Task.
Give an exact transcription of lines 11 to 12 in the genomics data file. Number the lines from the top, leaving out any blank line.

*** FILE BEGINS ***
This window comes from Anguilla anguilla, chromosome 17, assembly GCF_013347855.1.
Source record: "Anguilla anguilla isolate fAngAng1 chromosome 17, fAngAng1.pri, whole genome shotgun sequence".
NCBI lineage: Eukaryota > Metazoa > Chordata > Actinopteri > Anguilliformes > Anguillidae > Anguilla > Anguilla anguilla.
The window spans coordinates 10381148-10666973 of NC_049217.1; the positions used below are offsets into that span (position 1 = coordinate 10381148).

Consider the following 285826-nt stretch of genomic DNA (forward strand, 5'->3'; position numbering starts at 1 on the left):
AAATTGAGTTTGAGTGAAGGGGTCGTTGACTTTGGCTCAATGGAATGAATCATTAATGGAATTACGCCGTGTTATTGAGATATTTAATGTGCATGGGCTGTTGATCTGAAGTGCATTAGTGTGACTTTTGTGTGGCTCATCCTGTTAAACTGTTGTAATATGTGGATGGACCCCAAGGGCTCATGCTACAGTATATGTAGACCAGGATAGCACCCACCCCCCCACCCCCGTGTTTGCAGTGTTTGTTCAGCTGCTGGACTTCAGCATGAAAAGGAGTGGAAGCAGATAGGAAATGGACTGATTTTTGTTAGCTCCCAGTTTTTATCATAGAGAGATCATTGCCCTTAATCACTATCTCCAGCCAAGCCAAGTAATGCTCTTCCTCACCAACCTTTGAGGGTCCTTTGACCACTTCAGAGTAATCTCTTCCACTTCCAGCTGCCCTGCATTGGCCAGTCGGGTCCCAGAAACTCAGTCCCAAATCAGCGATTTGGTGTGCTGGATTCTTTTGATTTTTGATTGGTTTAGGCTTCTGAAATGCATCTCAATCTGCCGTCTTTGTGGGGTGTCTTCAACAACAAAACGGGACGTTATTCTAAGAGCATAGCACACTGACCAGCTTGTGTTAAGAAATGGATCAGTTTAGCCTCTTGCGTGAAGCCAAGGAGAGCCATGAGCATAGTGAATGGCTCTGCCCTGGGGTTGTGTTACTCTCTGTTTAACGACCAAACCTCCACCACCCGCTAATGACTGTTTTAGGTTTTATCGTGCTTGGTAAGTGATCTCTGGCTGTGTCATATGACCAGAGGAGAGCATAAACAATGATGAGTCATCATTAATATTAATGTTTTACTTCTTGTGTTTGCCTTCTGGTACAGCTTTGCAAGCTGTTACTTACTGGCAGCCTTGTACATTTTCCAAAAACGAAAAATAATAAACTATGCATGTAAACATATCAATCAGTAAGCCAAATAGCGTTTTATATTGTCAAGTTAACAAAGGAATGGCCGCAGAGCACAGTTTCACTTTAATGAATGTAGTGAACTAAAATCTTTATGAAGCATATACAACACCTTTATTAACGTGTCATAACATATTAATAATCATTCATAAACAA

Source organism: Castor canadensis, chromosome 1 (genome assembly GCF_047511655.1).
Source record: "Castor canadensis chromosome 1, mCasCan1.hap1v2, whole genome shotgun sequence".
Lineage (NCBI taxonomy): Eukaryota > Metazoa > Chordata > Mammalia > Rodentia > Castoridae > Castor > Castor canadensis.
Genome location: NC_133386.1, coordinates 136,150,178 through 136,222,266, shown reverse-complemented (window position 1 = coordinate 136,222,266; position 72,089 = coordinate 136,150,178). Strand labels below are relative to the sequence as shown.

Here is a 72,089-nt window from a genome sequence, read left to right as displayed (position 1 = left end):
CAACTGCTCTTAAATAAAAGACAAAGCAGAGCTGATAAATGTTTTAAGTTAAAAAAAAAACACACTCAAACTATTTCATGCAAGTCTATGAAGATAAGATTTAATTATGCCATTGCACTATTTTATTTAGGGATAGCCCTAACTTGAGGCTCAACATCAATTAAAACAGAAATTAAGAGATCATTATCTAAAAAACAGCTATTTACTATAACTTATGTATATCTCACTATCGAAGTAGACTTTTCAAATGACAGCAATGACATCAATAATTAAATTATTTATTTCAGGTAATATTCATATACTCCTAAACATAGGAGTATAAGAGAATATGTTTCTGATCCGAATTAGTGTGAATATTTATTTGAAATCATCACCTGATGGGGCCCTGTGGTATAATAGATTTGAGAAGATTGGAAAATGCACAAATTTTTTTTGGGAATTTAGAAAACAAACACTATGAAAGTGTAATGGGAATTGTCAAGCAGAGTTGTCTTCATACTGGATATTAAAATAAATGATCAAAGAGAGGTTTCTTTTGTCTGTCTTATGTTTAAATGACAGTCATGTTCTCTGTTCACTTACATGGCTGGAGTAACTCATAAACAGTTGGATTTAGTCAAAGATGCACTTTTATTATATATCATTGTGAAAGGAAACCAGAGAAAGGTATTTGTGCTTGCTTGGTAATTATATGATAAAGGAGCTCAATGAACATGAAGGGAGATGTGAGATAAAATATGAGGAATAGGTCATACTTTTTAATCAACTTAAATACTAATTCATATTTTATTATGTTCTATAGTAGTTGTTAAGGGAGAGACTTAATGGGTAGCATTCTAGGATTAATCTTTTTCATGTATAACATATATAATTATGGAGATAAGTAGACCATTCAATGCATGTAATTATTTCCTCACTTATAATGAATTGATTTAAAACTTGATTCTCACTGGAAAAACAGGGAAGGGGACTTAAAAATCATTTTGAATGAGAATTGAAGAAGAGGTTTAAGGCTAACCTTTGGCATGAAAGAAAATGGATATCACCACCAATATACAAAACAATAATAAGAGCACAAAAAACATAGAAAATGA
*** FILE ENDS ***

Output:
Here is a 72,089-nt window from a genome sequence, read left to right as displayed (position 1 = left end):
CAACTGCTCTTAAATAAAAGACAAAGCAGAGCTGATAAATGTTTTAAGTTAAAAAAAAAACACACTCAAACTATTTCATGCAAGTCTATGAAGATAAGATTTAATTATGCCATTGCACTATTTTATTTAGGGATAGCCCTAACTTGAGGCTCAACATCAATTAAAACAGAAATTAAGAGATCATTATCTAAAAAACAGCTATTTACTATAACTTATGTATATCTCACTATCGAAGTAGACTTTTCAAATGACAGCAATGACATCAATAATTAAATTATTTATTTCAGGTAATATTCATATACTCCTAAACATAGGAGTATAAGAGAATATGTTTCTGATCCGAATTAGTGTGAATATTTATTTGAAATCATCACCTGATGGGGCCCTGTGGTATAATAGATTTGAGAAGATTGGAAAATGCACAAATTTTTTTTGGGAATTTAGAAAACAAACACTATGAAAGTGTAATGGGAATTGTCAAGCAGAGTTGTCTTCATACTGGATATTAAAATAAATGATCAAAGAGAGGTTTCTTTTGTCTGTCTTATGTTTAAATGACAGTCATGTTCTCTGTTCACTTACATGGCTGGAGTAACTCATAAACAGTTGGATTTAGTCAAAGATGCACTTTTATTATATATCATTGTGAAAGGAAACCAGAGAAAGGTATTTGTGCTTGCTTGGTAATTATATGATAAAGGAGCTCAATGAACATGAAGGGAGATGTGAGATAAAATATGAGGAATAGGTCATACTTTTTAATCAACTTAAATACTAATTCATATTTTATTATGTTCTATAGTAGTTGTTAAGGGAGAGACTTAATGGGTAGCATTCTAGGATTAATCTTTTTCATGTATAACATATATAATTATGGAGATAAGTAGACCATTCAATGCATGTAATTATTTCCTCACTTATAATGAATTGATTTAAAACTTGATTCTCACTGGAAAAACAGGGAAGGGGACTTAAAAATCATTTTGAATGAGAATTGAAGAAGAGGTTTAAGGCTAACCTTTGGCATGAAAGAAAATGGATATCACCACCAATATACAAAACAATAATAAGAGCACAAAAAACATAGAAAATGA